Can Velasquez handle real ground pressure?
Never once in seven professional bouts has Cain Velasquez been threatened when a fight has hit the mat: his wrestling core usually leaves opponents flat and struggling more for their own survival than his extinction. But the exact place where Velasquez is most comfortable -- on top -- is where Antonio Rodrigo Nogueira is his most dangerous. He may not submit Velasquez, but the threat of it can help get him in and out of positions that could dictate the outcome of the fight.
Will Nogueira’s experience work against him?
Could be that Velasquez is going to be the victim of the finesse and tactical correction provided by Nogueira’s nearly 40 trips to the ring. But the price paid for that experience is a body that may want to hang up its shield. Against Frank Mir, Nogueira was downed by staph; wars with Fedor Emelianenko and Bob Sapp resulted in a different, more weathered fighter than we had seen before. If anyone stands to benefit from Nogueira’s long and painful history in MMA, it may just be Velasquez.
Will the mat be a factor in Silva/Bisping?
Most expect Wanderlei Silva (striker) and Michael Bisping (striker) to resolve their fight on the feet. But one or both men might realize their chances improve when horizontal. If that’s the case, Bisping’s takedown defense might stall out Silva in the clinch. If it does hit the mat, the spectacular guard work Bisping displayed against Denis Kang would seem to be effective enough for Silva’s so-so top game. It’s not a fight that should turn into a jiu-jitsu match -- but it might be more interesting if it does.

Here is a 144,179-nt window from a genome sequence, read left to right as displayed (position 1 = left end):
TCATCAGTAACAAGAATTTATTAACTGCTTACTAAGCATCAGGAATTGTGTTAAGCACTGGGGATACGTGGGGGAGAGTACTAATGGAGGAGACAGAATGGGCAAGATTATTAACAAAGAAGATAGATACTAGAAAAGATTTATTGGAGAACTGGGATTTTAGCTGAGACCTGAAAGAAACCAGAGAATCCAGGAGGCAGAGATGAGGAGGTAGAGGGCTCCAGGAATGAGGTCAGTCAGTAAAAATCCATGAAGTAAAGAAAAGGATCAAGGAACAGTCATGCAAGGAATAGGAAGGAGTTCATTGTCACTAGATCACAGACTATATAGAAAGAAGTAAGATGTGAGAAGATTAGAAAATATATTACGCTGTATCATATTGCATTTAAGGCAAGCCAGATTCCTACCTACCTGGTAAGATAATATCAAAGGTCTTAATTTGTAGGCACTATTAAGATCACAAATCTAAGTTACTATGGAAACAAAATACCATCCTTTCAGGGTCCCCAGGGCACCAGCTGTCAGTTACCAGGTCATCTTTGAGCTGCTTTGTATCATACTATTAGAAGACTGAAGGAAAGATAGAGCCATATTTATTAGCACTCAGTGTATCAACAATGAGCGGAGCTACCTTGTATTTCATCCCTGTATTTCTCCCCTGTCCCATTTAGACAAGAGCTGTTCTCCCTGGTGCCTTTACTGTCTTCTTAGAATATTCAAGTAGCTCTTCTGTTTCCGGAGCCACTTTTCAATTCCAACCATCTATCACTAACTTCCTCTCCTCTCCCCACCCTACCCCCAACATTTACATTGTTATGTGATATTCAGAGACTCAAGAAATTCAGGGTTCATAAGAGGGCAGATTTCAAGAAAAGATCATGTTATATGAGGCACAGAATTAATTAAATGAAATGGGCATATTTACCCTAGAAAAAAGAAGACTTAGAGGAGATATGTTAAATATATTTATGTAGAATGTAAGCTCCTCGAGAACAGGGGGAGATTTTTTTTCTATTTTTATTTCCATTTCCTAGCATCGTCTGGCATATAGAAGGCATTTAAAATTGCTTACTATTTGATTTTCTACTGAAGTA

Is Mirko “Cro Cop” the UFC’s foreign token?
For four of his six UFC bouts, Mirko “Cro Cop” Filipovic has competed during one of the promotion’s foreign events. Either he’s disinclined to travel to the States, or the UFC feels he’s a significant attraction for audiences with accents. That dependency might explain why Filipovic remains with the company even while owning a 2-3 mark since 2007.
Is Keith Jardine on the bubble?
Durable and well-prepared courtesy of Greg Jackson, Keith Jardine is still a fighter whose style can’t prompt too many spilled beers. While that could be excused if his wins piled up, he’s down two in 2009: a third straight loss against Stephan Bonnar might provide opportunity for Zuffa to avoid a Jackson-branded pile-up in the 205-pound division.